Creating a RIF(t) in the district

Rachel Matteson, News Editor

In a time of uncertainty as teachers try to work through their new normal, the Issaquah School District has issued a RIF. The RIF, which stands for reduction in force, was announced at the school board meeting on April 14. This will lay-off 250 teachers district-wide. 

To determine which staff members are cut, teachers were all ranked based on their seniority, which is essentially how long they have been teaching for. This has left the teachers cut with a lot of varying feelings. 

“Well, no one wants to hear they’re out of a job. Right now, I’m just really disappointed,” English teacher Tamara McManaman said. “I have loved my first year at Liberty and was settling in for a long and happy career here. Every district goes through teacher layoffs at some point. Unfortunately for me, it’s ISD’s turn.”

While some are disappointed with the RIF, others are frustrated. 

“I first worked six long years to complete the education needed to become a teacher, preparing to enter the classroom. Then, I worked with ISD for the last three years trying to hone my craft,” teacher Ellen Ross* said. “While I know that the RIF doesn’t have anything to do with my ability as a teacher, it does, to some extent, feel like the work I have put in isn’t appreciatedlike I’m easily discarded or expendable for the sake of the bottom line.”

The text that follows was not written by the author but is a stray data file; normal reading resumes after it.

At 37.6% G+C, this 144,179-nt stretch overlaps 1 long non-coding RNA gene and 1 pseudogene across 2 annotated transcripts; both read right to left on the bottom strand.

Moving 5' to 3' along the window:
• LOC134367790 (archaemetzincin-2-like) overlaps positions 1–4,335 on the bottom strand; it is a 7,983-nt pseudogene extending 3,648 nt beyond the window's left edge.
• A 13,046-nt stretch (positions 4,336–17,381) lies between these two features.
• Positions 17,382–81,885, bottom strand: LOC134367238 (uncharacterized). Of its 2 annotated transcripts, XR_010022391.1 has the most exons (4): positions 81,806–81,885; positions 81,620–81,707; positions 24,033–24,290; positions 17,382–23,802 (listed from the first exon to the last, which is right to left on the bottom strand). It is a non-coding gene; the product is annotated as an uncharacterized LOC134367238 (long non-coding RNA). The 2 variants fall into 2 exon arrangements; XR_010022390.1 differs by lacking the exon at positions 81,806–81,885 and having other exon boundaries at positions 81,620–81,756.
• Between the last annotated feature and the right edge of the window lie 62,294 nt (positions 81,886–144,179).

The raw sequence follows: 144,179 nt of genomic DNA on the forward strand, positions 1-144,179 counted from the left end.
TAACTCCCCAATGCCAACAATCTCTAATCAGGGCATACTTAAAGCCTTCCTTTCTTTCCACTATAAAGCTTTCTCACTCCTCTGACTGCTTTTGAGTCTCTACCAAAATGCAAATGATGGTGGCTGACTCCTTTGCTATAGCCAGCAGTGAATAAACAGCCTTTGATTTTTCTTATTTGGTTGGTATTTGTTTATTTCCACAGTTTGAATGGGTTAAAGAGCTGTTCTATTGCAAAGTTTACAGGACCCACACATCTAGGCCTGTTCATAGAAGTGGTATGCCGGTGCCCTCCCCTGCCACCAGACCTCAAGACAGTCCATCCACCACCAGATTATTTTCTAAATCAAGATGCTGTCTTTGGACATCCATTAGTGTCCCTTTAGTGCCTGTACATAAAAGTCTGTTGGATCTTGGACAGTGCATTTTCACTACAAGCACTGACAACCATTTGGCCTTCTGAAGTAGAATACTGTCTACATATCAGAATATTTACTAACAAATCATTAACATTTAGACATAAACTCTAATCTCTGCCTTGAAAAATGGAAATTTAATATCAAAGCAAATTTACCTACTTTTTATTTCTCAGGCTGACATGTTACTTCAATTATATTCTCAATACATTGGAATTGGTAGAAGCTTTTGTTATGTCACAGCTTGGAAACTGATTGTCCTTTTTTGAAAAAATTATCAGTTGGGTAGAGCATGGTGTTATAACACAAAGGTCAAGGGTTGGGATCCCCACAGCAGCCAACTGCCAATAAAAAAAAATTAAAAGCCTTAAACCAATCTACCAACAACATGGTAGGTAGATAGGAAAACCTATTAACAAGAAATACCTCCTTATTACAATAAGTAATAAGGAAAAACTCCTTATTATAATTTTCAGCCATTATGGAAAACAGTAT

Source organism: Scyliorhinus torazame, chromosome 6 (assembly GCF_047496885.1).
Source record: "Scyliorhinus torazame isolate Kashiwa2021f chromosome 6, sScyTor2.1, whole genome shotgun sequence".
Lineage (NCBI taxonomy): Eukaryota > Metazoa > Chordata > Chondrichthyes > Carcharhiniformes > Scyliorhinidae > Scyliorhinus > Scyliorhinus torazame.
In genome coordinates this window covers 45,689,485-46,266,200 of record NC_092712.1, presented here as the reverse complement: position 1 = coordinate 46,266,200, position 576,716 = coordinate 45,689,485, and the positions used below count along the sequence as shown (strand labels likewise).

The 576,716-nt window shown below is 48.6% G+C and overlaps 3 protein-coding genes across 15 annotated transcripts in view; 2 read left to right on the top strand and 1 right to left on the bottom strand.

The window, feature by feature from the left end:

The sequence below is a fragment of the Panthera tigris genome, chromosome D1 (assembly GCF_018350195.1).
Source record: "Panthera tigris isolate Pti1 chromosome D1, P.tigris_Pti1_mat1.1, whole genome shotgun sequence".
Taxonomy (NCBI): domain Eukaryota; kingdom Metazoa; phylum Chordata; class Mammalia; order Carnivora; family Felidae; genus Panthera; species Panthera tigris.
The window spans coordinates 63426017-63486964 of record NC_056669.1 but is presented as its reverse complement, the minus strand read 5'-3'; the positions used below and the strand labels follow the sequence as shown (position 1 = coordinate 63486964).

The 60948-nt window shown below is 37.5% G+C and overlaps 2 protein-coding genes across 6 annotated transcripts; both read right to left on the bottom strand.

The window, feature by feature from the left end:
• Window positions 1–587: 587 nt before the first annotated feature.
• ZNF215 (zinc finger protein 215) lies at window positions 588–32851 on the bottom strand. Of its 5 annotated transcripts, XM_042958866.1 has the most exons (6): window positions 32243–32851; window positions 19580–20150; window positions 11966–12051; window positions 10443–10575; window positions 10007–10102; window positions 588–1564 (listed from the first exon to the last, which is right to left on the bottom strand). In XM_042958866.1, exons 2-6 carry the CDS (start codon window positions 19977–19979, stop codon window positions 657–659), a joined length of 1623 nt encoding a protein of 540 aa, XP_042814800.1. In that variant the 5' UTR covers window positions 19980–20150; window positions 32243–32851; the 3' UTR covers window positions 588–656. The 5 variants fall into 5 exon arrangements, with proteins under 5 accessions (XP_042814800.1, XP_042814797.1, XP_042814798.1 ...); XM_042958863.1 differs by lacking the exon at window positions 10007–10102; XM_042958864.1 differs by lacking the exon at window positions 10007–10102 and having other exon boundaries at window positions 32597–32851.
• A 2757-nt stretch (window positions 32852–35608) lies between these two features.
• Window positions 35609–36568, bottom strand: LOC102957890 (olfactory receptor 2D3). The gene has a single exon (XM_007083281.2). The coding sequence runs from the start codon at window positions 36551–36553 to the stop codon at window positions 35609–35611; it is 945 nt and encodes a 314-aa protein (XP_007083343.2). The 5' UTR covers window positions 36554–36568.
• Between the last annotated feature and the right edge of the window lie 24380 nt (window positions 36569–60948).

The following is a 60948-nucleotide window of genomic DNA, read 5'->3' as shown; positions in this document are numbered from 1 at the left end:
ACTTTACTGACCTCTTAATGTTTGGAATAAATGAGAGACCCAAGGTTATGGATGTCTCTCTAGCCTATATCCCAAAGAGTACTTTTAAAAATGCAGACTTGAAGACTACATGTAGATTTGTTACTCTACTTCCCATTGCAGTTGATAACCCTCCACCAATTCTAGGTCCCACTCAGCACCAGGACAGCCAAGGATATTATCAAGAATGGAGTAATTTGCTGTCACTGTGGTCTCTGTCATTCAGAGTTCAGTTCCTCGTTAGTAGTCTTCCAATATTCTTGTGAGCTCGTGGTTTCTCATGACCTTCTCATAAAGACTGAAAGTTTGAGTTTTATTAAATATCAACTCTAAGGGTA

There is a possibility for some, though not all, teachers to be rehired in the fall. Once the district receives their budget from the state, they can decide which and how many teachers to bring back. But because there is no guarantee of being rehired, teachers are looking to the future.

“Everything will work out somehow. I have to trust that there will be a job for me, somewhere, come September. I’m the kind of person who strives to find something positive in every situation and is a champion at finding the silver lining,” McMananan said. 

Although some teachers are currently not searching for new employment yet, others are taking action now. 

“My mindset for the future is to do what is right for my family. Being part of the RIF has forced me to look for jobs elsewhere as backup in case I am not given a contract for next year,” Ross said. 

Though the future is uncertain, these teachers are still happy to have been at Liberty and have found comfort and help amongst their peers.

“I know that I can lean on my colleagues to understand how I am feeling. I have had many encouraging conversations with others, and I know I am supported by other teachers at Liberty during this difficult time,” Ross said. “And while the outcome may not be what I want it to be, I know that my time at Liberty has been transformative.”


*For the sake of confidentiality, some names have been changed.